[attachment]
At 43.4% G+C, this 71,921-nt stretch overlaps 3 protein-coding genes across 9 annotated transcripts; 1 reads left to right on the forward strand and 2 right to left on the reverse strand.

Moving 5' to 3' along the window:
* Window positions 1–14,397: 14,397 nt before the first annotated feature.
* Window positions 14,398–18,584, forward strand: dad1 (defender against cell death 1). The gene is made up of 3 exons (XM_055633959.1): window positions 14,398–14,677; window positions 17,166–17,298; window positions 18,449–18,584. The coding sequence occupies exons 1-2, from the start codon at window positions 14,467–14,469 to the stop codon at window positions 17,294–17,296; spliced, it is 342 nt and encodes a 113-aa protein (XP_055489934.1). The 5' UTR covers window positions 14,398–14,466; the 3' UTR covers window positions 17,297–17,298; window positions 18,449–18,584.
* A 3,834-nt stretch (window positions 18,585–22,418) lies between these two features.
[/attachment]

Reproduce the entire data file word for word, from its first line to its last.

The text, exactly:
At 43.4% G+C, this 71,921-nt stretch overlaps 3 protein-coding genes across 9 annotated transcripts; 1 reads left to right on the forward strand and 2 right to left on the reverse strand.

Moving 5' to 3' along the window:
* Window positions 1–14,397: 14,397 nt before the first annotated feature.
* Window positions 14,398–18,584, forward strand: dad1 (defender against cell death 1). The gene is made up of 3 exons (XM_055633959.1): window positions 14,398–14,677; window positions 17,166–17,298; window positions 18,449–18,584. The coding sequence occupies exons 1-2, from the start codon at window positions 14,467–14,469 to the stop codon at window positions 17,294–17,296; spliced, it is 342 nt and encodes a 113-aa protein (XP_055489934.1). The 5' UTR covers window positions 14,398–14,466; the 3' UTR covers window positions 17,297–17,298; window positions 18,449–18,584.
* A 3,834-nt stretch (window positions 18,585–22,418) lies between these two features.